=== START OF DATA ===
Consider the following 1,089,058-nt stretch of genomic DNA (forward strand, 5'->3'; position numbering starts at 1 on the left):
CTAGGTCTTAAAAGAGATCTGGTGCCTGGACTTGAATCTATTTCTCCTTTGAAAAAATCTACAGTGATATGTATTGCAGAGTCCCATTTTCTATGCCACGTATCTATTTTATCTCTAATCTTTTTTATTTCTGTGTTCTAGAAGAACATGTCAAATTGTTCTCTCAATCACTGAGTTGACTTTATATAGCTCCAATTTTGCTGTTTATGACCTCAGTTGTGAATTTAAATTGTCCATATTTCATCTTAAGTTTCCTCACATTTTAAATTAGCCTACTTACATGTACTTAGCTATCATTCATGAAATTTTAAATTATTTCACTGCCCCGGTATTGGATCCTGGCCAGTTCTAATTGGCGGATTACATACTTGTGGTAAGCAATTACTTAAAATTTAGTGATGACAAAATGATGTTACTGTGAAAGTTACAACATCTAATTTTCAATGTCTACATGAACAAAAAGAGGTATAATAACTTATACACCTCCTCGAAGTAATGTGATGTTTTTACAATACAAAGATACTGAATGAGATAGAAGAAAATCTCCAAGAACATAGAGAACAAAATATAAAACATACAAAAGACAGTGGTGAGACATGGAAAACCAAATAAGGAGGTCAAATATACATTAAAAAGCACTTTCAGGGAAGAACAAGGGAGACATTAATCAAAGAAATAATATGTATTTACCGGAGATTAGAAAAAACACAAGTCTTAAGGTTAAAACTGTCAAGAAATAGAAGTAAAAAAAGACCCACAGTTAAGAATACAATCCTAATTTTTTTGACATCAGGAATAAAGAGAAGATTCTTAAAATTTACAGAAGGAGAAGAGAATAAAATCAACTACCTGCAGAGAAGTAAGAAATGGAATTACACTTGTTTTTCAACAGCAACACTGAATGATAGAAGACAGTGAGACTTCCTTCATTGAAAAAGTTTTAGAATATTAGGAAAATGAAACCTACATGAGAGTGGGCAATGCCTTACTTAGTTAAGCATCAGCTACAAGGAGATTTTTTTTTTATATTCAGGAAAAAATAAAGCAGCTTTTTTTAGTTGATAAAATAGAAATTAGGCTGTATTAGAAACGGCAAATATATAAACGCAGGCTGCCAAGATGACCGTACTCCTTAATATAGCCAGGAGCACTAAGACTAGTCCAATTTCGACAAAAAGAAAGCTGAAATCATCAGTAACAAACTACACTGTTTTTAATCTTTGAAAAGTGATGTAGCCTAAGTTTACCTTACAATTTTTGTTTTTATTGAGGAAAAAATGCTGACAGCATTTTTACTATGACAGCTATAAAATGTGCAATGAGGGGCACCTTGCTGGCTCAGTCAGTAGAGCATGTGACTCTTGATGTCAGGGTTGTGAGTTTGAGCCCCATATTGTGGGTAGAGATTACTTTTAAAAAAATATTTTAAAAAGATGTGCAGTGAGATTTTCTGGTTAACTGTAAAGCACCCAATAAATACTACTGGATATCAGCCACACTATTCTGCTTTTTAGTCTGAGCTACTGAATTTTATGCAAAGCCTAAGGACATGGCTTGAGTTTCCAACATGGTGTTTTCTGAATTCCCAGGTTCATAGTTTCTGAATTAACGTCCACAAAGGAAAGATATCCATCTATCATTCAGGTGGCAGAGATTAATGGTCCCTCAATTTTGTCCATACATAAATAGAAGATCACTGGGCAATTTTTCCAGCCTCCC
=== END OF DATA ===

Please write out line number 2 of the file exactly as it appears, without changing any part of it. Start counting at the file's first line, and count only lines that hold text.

CTAGGTCTTAAAAGAGATCTGGTGCCTGGACTTGAATCTATTTCTCCTTTGAAAAAATCTACAGTGATATGTATTGCAGAGTCCCATTTTCTATGCCACGTATCTATTTTATCTCTAATCTTTTTTATTTCTGTGTTCTAGAAGAACATGTCAAATTGTTCTCTCAATCACTGAGTTGACTTTATATAGCTCCAATTTTGCTGTTTATGACCTCAGTTGTGAATTTAAATTGTCCATATTTCATCTTAAGTTTCCTCACATTTTAAATTAGCCTACTTACATGTACTTAGCTATCATTCATGAAATTTTAAATTATTTCACTGCCCCGGTATTGGATCCTGGCCAGTTCTAATTGGCGGATTACATACTTGTGGTAAGCAATTACTTAAAATTTAGTGATGACAAAATGATGTTACTGTGAAAGTTACAACATCTAATTTTCAATGTCTACATGAACAAAAAGAGGTATAATAACTTATACACCTCCTCGAAGTAATGTGATGTTTTTACAATACAAAGATACTGAATGAGATAGAAGAAAATCTCCAAGAACATAGAGAACAAAATATAAAACATACAAAAGACAGTGGTGAGACATGGAAAACCAAATAAGGAGGTCAAATATACATTAAAAAGCACTTTCAGGGAAGAACAAGGGAGACATTAATCAAAGAAATAATATGTATTTACCGGAGATTAGAAAAAACACAAGTCTTAAGGTTAAAACTGTCAAGAAATAGAAGTAAAAAAAGACCCACAGTTAAGAATACAATCCTAATTTTTTTGACATCAGGAATAAAGAGAAGATTCTTAAAATTTACAGAAGGAGAAGAGAATAAAATCAACTACCTGCAGAGAAGTAAGAAATGGAATTACACTTGTTTTTCAACAGCAACACTGAATGATAGAAGACAGTGAGACTTCCTTCATTGAAAAAGTTTTAGAATATTAGGAAAATGAAACCTACATGAGAGTGGGCAATGCCTTACTTAGTTAAGCATCAGCTACAAGGAGATTTTTTTTTTATATTCAGGAAAAAATAAAGCAGCTTTTTTTAGTTGATAAAATAGAAATTAGGCTGTATTAGAAACGGCAAATATATAAACGCAGGCTGCCAAGATGACCGTACTCCTTAATATAGCCAGGAGCACTAAGACTAGTCCAATTTCGACAAAAAGAAAGCTGAAATCATCAGTAACAAACTACACTGTTTTTAATCTTTGAAAAGTGATGTAGCCTAAGTTTACCTTACAATTTTTGTTTTTATTGAGGAAAAAATGCTGACAGCATTTTTACTATGACAGCTATAAAATGTGCAATGAGGGGCACCTTGCTGGCTCAGTCAGTAGAGCATGTGACTCTTGATGTCAGGGTTGTGAGTTTGAGCCCCATATTGTGGGTAGAGATTACTTTTAAAAAAATATTTTAAAAAGATGTGCAGTGAGATTTTCTGGTTAACTGTAAAGCACCCAATAAATACTACTGGATATCAGCCACACTATTCTGCTTTTTAGTCTGAGCTACTGAATTTTATGCAAAGCCTAAGGACATGGCTTGAGTTTCCAACATGGTGTTTTCTGAATTCCCAGGTTCATAGTTTCTGAATTAACGTCCACAAAGGAAAGATATCCATCTATCATTCAGGTGGCAGAGATTAATGGTCCCTCAATTTTGTCCATACATAAATAGAAGATCACTGGGCAATTTTTCCAGCCTCCC